How Cheshire’s top chefs worked during the lockdown
PUBLISHED: 00:00 08 September 2020 | UPDATED: 17:02 10 September 2020
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When restaurants rolled down their shutters in March, many kitchens stayed open as chefs and owners cooked up ingenious ways to keep their customers satisfied
Anyone who has tried to get one of the dozen precious seats at Oxton restaurant Fraiche will know it is one of the hottest tickets in town. Before lockdown, bookings for Cheshire and Wirral’s only Michelin star restaurant – being made for two months in advance – would open at 10am on the first day of the month. By 10.01am, each one would be gone.
“Some people get very cross and ring to complain,” says owner Marc Wilkinson, who ends up as referee to many debates about booking policies. “The ones who don’t know us think there are secret bookings going on under the table, but it really isn’t true.
Lockdown is the second break Fraiche has seen in the last few years. At the end of 2018, Marc closed up, planning to open in a bigger venue in Liverpool or Chester. But the sale of his Oxton site fell through, and a couple of months later he quietly reopened where he was. The venue retained its Michelin star, which it has held since 2008, and the awards came rolling in again.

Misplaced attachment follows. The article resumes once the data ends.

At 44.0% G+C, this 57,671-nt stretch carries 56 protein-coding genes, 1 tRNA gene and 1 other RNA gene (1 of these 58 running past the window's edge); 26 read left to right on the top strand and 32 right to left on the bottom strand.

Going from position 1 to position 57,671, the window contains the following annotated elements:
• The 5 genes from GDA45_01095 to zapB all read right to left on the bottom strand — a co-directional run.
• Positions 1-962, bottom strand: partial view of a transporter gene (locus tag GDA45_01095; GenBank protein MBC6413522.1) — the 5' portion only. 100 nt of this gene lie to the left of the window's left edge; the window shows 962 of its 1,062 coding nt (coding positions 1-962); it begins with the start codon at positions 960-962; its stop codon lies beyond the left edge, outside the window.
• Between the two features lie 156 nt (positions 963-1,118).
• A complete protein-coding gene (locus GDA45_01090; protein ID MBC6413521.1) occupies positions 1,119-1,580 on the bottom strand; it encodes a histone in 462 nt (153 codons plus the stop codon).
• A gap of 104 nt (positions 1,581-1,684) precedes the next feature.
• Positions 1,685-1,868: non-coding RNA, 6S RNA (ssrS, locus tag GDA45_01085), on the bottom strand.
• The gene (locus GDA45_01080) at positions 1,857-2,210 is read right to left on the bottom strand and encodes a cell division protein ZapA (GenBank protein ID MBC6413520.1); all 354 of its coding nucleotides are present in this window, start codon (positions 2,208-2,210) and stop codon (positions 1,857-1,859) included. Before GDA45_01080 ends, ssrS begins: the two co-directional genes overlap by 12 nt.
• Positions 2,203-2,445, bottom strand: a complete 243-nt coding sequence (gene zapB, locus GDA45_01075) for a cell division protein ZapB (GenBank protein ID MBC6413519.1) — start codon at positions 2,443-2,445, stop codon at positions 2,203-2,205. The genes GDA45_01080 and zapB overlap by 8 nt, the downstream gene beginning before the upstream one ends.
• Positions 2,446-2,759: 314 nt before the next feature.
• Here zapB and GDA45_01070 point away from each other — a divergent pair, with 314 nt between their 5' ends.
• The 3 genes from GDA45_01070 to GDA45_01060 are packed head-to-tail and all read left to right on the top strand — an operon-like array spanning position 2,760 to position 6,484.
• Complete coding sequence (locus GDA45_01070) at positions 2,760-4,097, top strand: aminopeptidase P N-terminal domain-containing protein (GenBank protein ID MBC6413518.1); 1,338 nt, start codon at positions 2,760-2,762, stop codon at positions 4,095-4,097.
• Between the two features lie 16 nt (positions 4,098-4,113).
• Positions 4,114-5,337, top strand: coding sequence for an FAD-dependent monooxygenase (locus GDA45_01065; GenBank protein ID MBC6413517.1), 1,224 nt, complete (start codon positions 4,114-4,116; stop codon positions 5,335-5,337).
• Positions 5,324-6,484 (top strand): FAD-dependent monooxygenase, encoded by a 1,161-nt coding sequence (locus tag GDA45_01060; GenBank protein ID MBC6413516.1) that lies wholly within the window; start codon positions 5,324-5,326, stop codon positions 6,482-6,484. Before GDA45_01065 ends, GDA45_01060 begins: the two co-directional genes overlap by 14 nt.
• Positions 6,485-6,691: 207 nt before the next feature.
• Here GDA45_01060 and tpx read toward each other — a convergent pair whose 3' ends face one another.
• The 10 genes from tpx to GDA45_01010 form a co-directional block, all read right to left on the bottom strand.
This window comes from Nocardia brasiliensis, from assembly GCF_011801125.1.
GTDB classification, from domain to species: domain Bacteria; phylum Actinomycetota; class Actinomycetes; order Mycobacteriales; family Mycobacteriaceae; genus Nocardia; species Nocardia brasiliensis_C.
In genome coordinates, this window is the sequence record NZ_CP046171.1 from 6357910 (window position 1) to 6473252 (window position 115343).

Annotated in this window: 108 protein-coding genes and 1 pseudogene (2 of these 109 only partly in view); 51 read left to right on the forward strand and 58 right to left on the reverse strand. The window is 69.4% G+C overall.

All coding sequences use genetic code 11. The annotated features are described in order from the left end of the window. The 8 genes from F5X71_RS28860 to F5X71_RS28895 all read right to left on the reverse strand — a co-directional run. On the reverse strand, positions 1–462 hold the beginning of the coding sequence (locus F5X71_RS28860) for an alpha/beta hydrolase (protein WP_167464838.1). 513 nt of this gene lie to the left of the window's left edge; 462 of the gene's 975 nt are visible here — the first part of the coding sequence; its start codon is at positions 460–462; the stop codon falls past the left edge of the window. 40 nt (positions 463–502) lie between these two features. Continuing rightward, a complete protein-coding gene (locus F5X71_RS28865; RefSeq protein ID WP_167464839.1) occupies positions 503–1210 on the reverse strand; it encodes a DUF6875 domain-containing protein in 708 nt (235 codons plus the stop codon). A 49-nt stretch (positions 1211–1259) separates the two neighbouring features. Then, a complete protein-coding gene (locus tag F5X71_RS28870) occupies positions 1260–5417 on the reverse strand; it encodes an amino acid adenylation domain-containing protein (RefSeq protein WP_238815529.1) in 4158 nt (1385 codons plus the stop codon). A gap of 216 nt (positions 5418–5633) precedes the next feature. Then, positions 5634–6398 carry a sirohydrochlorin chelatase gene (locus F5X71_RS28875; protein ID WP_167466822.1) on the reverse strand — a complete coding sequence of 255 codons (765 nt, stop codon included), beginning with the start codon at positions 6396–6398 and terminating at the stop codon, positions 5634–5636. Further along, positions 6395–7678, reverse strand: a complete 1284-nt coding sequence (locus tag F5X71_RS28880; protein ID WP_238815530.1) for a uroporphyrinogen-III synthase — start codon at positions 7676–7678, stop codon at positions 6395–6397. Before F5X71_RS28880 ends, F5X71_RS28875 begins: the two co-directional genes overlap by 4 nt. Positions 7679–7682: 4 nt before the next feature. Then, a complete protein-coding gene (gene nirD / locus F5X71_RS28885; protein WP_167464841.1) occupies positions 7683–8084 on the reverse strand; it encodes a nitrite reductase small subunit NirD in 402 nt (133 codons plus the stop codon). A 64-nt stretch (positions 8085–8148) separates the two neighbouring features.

“At first we were just cooking for our old regulars, and then word got out,” he says. “It was tough, like when a house sale falls through. I wasn’t planning on going far, but it wasn’t to be. It quickly felt as though we’d never been away,” he recalls.
While lockdown meant closure for his restaurant, never one to rest on his laurels, Marc spent the time honing his skills as a chocolatier. But when you’re a chef of his calibre, expectations are high.
“I’d always make the chocolates we serve as petit fours with coffee in the restaurant,” he says. “But, as with everything, I wanted to see if I could improve. People post on their social media they are eating Michelin star chocolates, so there’s always a pressure not to disappoint.
“Lockdown gave me time to research and develop the process. I’m a big fan of Ramon Morató (Spain’s leading pastry chef), and I was due to be on a chocolate-making course this summer in Brussels. Sadly, that was cancelled, so I started reading up and doing research from home.
“I looked at the recipes I’d used before, and started to play around with the mouthfeel and see if I could give them even more of a wow factor.”
Marc set himself a challenge as it’s hard to beat the wow Fraiche creates. Earlier this year it was named best restaurant in the country by Harden’s Guide, following similar accolades from The Sunday Times, and Michelin’s own Rising Star award. But when he posted pictures of his chocolates on social media, he was inundated by foodies trying to buy a small piece of Fraiche, even while the doors were closed.
Nothing was allowed to leave ‘the shop’, as he modestly calls his stylish restaurant, unless it met with Marc’s impeccable standards. His flavour choices were bold and inventive, with centres made from yuzu, lemon verbena, yoghurt and passion fruit. But like everything Marc does, profit isn’t the main goal.